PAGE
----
So wow, this is quite a bit off, but I've been rather busy. All of these events happened around a month ago. So keep that in mind.
So a bit of background, Ramadan is the holiest month of the year for Muslims. And since they follow a lunar calendar, it gets earlier and earlier each year until it resets. This year it was smack dab in the middle of summer. This can be really rough on people since you're expected to fast during the daylight hours. For those in countries like Sweden, Norway, Canada and Iceland, that could mean that the sun never sets. Or it could mean that you technically are supposed to fast for 22 hours. Obviously this is not possible and so they usually go by the Saudi schedule of fasting. So what do they mean by fasting? This means no drinking, no eating and worst of all (or it seems like it for most Jordanians) no smoking. :P I'm not going to lie, I loved the smoke-free-ness of Amman without the perpetual black haze.
Oh well. Anywho, so the purpose of this fasting is to become closer to God and to be able to set aside worldly pleasures and focus on a greater cause. This month is also marked with aiding the poor and generally trying to be a better person overall. It's similar to the LDS practice of fasting once a month. Only this is a lot more intense.
Iftar is the breaking of that fast. It's a time for getting together with friends and family and generally a time to get to know one another. It's a very joyous and festive time. The tradition is to break your fast with a (huge) glass of water and some dates. The Prophet Muhammad (PBUH) said that dates were the ideal food and so these are used to break the fast and usher in the time of festivity. Some people then go and pray at this point, but others don't go until they have a larger meal. I've honestly met people who do both so there doesn't seem to be a consensus on it other than you definitely have to break the fast (at least a little bit) before praying.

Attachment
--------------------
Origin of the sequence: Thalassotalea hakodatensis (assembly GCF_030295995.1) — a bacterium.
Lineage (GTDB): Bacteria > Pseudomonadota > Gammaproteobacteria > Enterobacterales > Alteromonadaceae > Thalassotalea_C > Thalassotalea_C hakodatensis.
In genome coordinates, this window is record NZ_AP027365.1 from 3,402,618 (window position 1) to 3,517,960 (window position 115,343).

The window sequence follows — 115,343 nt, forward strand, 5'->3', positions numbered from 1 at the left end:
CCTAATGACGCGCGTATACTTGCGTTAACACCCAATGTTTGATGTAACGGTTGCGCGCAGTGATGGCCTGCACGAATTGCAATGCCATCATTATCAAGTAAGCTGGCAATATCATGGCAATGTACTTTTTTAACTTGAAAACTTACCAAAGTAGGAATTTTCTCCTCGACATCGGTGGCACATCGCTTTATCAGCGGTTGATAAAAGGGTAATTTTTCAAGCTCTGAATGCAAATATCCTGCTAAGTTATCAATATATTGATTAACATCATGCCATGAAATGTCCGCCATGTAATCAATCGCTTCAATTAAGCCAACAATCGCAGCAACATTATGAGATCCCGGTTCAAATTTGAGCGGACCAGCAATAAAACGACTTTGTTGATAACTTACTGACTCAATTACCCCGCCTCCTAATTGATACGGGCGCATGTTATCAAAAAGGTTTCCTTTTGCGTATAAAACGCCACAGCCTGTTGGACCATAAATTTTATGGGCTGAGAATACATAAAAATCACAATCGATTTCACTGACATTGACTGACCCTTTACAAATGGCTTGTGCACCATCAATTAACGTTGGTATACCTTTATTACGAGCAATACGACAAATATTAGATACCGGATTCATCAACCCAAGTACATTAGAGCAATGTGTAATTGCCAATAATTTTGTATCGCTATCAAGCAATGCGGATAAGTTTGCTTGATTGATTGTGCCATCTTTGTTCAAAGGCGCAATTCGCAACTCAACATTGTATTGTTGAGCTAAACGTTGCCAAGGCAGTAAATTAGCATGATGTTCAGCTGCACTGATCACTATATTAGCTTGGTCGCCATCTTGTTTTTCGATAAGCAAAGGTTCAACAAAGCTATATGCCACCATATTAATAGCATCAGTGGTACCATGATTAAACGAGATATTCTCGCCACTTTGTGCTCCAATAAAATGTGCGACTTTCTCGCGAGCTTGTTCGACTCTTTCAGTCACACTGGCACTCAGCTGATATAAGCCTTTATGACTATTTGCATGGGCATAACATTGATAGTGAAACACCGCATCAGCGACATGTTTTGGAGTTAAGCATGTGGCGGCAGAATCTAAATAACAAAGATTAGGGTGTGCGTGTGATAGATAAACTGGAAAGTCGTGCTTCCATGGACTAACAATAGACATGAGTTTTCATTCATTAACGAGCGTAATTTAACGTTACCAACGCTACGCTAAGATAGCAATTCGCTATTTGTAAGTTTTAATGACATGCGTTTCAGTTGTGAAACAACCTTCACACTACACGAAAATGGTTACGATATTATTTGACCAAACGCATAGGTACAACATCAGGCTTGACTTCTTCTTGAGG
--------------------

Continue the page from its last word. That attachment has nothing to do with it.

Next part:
Back in the beginning of July, quite a few of us Georgetown people were around and decided to do a get-together. Afaf lives here in Amman and so she invited us over for iftar. It was delicious and so much fun! She's such a wonderful person!
The gorgeous view from her apartment
What we thought was dinner...but was just the starters
Afaf, (her amazing Kibbeh), Andy and Rachel
The main dish-Kabsa! It was so delicious....
Everyone hanging out
Rachel, Tim and Lena
We all decided that we had such a good time that we needed to do iftar another time. A week or two later, we all decided to gather at the very delicious restaurant near the university called Bab el-Yemen. It is SO good.
And the view was gorgeous walking there
The wonderful restaurant
View of the table pre-annihilation
Looking over our choices
Lots of people go out to restaurants for iftar
Round one of our food
The end result, I think we killed it.
And if we hadn't stuffed ourselves enough, we decided to go out to get some sweets. So we headed to Habibeh which is a very famous sweet shop. We didn't want to go to the one downtown, so we went to one off of Shaheed and that was nice.
A special Ramadan treat
Warabat: the tastiest thing this side of the River Jordan
From L-R: Ellie, Sacha, Rachel, Melissa? (Ack, I didn't catch her name!), Afaf, Lena, Craig, Myself and Andy!
Again, we had a great time getting together and just having fun. It'll be nice to be back at Georgetown and have an expanded friend base. There's something about sharing in a study abroad experience that brings you closer together. Such a fun group.